23. The apparatus of claim 13, wherein the frame includes laterally spaced apart first and second end walls provided adjacent first and second side walls to define a cavity, and wherein the deck substantially occludes the cavity when the deck is in the central position and allows access to the cavity when moved to the laterally extended position.
24. An infant support apparatus for an incubator or warmer, the apparatus comprising:
a base,
a support configured to receive an infant, the support being movable up upwardly and downwardly relative to the base and being movable laterally between a central position and a position spaced therefrom;
side guards associated with the support, the side guards being movable between upright and lowered positions and configured to provide access to the infant; and
an assembly comprising a canopy and radiant warmer;
the assembly being movable upwardly and downwardly relative to the support between upper and lower positions;
the assembly being in the lower position, the canopy cooperates with the aide guards, in the upright position, to form an incubator enclosure configured to receive the infant; and
the assembly being in the upper position, the radiant warmer is configured to direct radiant heat to the infant.
25. The apparatus of claim 24, comprising a humidifier for providing moist air to the enclosure.
26. The apparatus of claim 24, comprising an x-ray tray under the support surface for x-raying the infant.
27. The apparatus of claim 24, comprising one or more weight scales coupled to the support for monitoring the weight of the infant.
28. The apparatus of claim 24, in which the support includes a head end and a foot end spaced-apart from the head end, the assembly comprising a canopy support at the head end, the canopy support being provided to raise and lower the canopy and radiant warmer relative to the support.
29. The apparatus of claim 24, further comprising a canopy support at one end of the support, the canopy and radiant warmer assembly being movable on the canopy support between its upper and lower positions.
30. The apparatus of claim 29, comprising a motor associated with the support configured to raise and lower the assembly.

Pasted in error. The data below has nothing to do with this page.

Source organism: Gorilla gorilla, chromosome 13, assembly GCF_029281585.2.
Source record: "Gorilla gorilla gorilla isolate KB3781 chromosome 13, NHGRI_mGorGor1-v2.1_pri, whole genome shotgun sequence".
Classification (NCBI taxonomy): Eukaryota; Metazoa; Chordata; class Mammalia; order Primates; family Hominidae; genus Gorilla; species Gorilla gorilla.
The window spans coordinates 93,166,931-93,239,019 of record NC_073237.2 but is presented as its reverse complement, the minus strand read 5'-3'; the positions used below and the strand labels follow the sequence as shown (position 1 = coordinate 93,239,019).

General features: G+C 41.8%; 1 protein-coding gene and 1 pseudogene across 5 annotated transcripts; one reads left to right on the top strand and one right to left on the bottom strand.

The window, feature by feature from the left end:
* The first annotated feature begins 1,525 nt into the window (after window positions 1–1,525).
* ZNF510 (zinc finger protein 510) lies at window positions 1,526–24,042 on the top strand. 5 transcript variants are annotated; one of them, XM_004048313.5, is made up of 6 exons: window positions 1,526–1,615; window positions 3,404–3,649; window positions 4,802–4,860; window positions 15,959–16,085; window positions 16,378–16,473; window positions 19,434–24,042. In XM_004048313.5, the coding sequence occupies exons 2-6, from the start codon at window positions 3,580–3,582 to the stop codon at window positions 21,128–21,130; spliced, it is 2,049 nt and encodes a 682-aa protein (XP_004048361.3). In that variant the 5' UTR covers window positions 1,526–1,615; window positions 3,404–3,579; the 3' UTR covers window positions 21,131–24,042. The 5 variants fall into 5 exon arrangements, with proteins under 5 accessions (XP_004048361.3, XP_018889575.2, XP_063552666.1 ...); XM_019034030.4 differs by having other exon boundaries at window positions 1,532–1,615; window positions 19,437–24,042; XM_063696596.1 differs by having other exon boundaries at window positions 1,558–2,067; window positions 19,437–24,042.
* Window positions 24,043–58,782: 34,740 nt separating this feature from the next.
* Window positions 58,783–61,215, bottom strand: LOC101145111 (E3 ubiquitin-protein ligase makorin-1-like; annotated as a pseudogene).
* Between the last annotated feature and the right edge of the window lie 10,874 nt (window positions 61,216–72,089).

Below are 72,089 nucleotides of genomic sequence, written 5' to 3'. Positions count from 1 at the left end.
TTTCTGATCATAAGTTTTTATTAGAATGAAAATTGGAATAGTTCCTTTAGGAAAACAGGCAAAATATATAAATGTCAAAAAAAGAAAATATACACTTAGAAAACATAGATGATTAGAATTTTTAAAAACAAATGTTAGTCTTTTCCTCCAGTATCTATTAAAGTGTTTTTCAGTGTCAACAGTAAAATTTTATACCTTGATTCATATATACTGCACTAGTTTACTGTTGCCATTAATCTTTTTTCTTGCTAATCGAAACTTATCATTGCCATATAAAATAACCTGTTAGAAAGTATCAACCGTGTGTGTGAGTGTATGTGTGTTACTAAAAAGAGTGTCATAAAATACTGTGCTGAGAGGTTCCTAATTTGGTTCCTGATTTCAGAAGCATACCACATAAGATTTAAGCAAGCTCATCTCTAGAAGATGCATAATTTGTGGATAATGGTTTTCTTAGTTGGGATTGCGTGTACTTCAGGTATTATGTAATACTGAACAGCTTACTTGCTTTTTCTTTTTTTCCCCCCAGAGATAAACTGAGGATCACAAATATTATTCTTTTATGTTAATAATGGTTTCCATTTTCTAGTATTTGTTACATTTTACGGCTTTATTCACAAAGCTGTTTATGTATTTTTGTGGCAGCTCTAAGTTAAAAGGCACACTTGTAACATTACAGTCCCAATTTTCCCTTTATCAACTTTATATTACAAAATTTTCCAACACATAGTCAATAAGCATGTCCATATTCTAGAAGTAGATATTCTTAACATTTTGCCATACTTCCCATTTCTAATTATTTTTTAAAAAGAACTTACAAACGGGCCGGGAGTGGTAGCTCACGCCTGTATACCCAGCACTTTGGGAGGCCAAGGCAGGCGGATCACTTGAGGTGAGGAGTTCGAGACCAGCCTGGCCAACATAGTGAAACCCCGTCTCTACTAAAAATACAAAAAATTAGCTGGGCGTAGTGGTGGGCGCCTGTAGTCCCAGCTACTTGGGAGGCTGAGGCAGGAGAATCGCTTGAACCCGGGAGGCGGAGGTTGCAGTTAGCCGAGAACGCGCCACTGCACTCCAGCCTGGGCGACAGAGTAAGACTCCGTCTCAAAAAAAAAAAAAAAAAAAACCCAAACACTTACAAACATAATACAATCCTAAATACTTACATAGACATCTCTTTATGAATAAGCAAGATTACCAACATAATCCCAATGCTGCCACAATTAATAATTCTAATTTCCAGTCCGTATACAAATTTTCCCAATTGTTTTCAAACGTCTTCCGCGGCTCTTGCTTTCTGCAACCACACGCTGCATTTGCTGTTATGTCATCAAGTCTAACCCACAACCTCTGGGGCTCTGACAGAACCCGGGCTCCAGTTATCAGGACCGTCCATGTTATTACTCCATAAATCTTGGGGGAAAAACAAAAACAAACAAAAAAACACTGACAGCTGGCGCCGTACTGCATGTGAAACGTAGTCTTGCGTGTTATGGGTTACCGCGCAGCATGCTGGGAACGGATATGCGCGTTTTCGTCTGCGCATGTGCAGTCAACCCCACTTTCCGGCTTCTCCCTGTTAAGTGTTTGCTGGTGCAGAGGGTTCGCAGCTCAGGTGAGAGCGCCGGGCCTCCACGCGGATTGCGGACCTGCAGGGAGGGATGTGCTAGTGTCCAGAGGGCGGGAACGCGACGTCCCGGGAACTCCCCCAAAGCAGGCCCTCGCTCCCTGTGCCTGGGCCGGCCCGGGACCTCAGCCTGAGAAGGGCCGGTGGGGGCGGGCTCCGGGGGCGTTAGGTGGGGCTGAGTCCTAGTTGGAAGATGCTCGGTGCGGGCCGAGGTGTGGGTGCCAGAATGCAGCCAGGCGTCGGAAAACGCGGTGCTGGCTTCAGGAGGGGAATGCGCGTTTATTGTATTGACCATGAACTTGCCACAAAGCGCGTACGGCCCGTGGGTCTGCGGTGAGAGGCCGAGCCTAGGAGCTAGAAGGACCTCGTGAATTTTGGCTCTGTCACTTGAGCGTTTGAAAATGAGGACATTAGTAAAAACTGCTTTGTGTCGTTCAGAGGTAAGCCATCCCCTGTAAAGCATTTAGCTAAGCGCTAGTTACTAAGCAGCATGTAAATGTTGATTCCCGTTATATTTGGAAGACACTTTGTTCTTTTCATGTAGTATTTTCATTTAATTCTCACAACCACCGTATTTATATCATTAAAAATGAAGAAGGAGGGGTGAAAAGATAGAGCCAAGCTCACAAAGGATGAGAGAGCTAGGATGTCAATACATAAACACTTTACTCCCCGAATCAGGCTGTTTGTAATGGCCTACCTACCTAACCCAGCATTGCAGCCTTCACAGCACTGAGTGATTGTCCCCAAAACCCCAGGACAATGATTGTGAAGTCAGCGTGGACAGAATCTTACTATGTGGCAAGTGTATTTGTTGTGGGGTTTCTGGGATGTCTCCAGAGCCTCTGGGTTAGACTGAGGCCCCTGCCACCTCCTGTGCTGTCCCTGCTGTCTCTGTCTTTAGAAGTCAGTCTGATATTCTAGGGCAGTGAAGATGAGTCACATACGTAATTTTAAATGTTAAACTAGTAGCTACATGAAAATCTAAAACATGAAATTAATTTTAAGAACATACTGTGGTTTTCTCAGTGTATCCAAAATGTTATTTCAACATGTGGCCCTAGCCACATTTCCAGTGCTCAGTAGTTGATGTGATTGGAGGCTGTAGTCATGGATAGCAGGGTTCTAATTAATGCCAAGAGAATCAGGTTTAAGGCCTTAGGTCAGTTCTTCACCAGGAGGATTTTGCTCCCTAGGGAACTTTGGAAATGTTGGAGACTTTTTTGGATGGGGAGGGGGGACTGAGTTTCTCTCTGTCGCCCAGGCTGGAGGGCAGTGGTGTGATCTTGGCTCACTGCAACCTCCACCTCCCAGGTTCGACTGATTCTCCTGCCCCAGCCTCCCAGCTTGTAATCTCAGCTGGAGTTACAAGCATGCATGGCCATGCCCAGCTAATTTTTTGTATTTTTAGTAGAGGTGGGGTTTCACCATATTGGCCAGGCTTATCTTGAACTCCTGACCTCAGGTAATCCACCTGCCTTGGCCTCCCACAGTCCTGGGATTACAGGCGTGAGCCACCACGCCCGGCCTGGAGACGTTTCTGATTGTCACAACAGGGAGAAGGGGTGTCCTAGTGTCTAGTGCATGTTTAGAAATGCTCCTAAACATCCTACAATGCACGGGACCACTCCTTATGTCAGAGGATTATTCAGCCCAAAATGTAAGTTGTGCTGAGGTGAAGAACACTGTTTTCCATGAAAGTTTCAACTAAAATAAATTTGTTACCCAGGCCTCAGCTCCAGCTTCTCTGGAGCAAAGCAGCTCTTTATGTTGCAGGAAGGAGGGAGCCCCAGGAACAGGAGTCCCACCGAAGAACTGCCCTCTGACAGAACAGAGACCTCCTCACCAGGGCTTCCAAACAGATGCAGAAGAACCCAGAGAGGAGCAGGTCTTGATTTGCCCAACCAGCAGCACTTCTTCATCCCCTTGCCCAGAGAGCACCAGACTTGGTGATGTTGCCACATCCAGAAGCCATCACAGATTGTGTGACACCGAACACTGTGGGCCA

31. The apparatus of claim 24, wherein the side guards are pivotable in a direction away from the support to provide access to the infant.
Description
RELATED APPLICATION

This application is a U.S. national counterpart application of international application Ser. No. PCT/US00/42181 filed Nov. 15, 2000, which claims priority to U.S. application Ser. No. 60/165,623 filed Nov. 15, 1999.

TECHNICAL FIELD

The present invention relates to infant support apparatus for use as infant-care units of the type having a movable infant support.

BACKGROUND AND SUMMARY

Infant care units, such as an infant incubator or warmer that includes various systems for controlling the temperature and humidity to facilitate the development of a premature infant, are known. Such incubators conventionally include an infant support surface for supporting the infant and some type of overhead structure, such as a canopy, above the infant support surface. In some cases, an isolation chamber is formed by a set of panels arranged around the infant support surface. The canopy cooperates with these panels to enclose the isolation chamber.

It is typical in such systems to provide access to the infant. For example, panels may be provided with access openings through which care givers gain access to the infant. Such units may also include canopies that have access doors to provide further access to the infant. It is also known for the canopies of such units to be movable away from the infant support surface and for the panels of such units to be movable away from the infant support surface to provide still further access to the infant.

Incubators are also known to include an infant support surface or deck that may be tilted relative to the incubator for moving the infant to a desirable position for treatment. For example, the deck can be moved to Trendelenberg or reverse-Trendelenberg tilted positions. To accommodate this movement, the deck is often suspended above a tub or frame having a cavity disposed therein. When moved to one of these positions, a portion of the deck extends into the cavity. In such instances, the cavity must be sized to provide sufficient space to allow this broad range of tilted positions. The cavity is also useful for receiving scales and x-ray cassette trays which are often positioned below the deck.

It would be beneficial to further improve a care givers access to the infant. It would also be beneficial to provide convenient access to the cavity for maintenance of the apparatus and cleaning the cavity.

According to the present invention an infant support apparatus comprising a frame and an infant supporting deck is provided. The infant supporting deck is movable relative to the frame between a central position and at least one extended position away from the central position.

The preferred embodiment further includes a mounting mechanism configured to secure the deck to the frame. The mounting mechanism mounts the deck to the frame and permits movement of the deck relative to the frame between at least one extended position and the central position. The preferred mounting mechanism includes first and second slide assemblies, first and second bearing surfaces, rails, a projecting pin and a pin-receiving aperture, a weldment, a scale, and an x-ray cassette.

The preferred embodiment of the present disclosure provides an infant support apparatus having a deck which is movable between a central position and a position spaced therefrom in a plane parallel to a plane defined by the infant support surface. The preferred embodiment includes a cavity wherein the deck substantially covers and hides the cavity when the deck is in the central position. The deck is configured to expose the cavity when the deck is in a position spaced from the central position.